Linguistics, the scientific study of language, is a highly interdisciplinary field. The pathway builds on decades of leadership provided by the contributing partners in the fields of applied linguistics, cognitive science, computational linguistics, developmental linguistics, discourse analysis, historical linguistics, language evolution, phonetics, psycholinguistics, and sociolinguistics. It combines the previous pathways of Language Sciences (approaches to linguistics based in the cognitive sciences) and Social and Applied Investigations in Language (approaches to linguistics based in social theory), and therefore prepares students to explore a very wide and diverse range of topics which are unified by a focus on properties of human language.

Linguistic research can be highly interdisciplinary, and students on a pathway studentship might take one of many approaches to the study of linguistic knowledge. Some linguistics research considers how infants acquire language, or how adults acquire second or additional languages, and what the cognitive effects of this acquisition entail. Other linguistics research explores how language encodes social information, and how this social knowledge constrains speakers’ language use and speakers’ social identities. Other work is concerned with how best to model the very nature of linguistic knowledge, or how to identify and describe the fundamental shared features across all human languages. This pathway also capitalises on existing strengths and research excellence in the application of linguistic knowledge to social and practical benefit, such as the development of public policy, social justice, and understanding individual behaviour.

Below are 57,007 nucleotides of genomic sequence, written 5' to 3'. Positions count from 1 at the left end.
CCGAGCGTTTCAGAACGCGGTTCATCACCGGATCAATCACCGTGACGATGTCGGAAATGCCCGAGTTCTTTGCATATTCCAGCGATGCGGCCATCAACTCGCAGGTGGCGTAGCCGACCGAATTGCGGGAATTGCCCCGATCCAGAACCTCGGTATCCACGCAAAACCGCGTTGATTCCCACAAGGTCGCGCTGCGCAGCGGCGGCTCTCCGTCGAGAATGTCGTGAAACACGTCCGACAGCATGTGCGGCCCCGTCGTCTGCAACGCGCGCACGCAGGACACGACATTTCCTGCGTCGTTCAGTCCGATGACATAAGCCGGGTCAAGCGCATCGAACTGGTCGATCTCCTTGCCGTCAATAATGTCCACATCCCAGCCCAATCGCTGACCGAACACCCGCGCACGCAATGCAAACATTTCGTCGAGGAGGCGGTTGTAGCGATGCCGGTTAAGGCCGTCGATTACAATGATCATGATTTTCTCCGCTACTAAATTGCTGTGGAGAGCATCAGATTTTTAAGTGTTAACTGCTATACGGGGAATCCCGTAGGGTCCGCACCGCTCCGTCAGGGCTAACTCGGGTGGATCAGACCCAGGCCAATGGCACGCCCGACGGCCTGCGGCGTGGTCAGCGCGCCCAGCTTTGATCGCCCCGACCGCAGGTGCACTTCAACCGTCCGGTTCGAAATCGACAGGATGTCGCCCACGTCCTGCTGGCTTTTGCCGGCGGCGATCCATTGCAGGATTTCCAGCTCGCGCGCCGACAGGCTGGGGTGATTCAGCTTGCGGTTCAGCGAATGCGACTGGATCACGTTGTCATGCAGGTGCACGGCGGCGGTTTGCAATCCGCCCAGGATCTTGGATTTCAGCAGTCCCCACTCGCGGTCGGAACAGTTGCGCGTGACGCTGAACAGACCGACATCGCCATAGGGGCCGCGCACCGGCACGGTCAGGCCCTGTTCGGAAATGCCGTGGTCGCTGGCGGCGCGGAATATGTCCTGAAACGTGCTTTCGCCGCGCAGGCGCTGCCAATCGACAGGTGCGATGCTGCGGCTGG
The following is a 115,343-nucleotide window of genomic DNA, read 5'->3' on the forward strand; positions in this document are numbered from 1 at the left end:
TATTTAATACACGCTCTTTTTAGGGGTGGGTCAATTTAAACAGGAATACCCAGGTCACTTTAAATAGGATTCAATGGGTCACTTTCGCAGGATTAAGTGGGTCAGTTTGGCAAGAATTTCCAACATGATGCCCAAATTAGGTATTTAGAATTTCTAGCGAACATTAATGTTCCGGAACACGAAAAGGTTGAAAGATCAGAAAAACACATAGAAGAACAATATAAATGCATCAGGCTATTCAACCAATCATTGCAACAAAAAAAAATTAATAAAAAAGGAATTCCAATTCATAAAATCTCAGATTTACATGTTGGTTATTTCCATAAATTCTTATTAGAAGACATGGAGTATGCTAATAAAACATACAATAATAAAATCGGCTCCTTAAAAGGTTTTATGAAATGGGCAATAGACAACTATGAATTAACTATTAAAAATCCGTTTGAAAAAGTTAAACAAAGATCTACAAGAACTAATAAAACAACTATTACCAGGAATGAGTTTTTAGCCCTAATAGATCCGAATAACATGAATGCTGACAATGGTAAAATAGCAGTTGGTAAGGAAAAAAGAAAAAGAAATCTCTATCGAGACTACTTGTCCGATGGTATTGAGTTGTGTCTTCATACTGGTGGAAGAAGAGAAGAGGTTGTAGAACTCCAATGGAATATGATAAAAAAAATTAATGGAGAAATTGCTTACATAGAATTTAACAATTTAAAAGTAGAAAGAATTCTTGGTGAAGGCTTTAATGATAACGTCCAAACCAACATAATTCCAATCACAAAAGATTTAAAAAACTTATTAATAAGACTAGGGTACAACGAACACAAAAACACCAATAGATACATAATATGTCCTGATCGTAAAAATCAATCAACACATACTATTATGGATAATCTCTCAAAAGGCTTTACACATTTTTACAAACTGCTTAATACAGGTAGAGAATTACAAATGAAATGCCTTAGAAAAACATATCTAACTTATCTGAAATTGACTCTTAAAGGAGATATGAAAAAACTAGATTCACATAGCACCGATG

Last updated 1 May 2018 4:15pm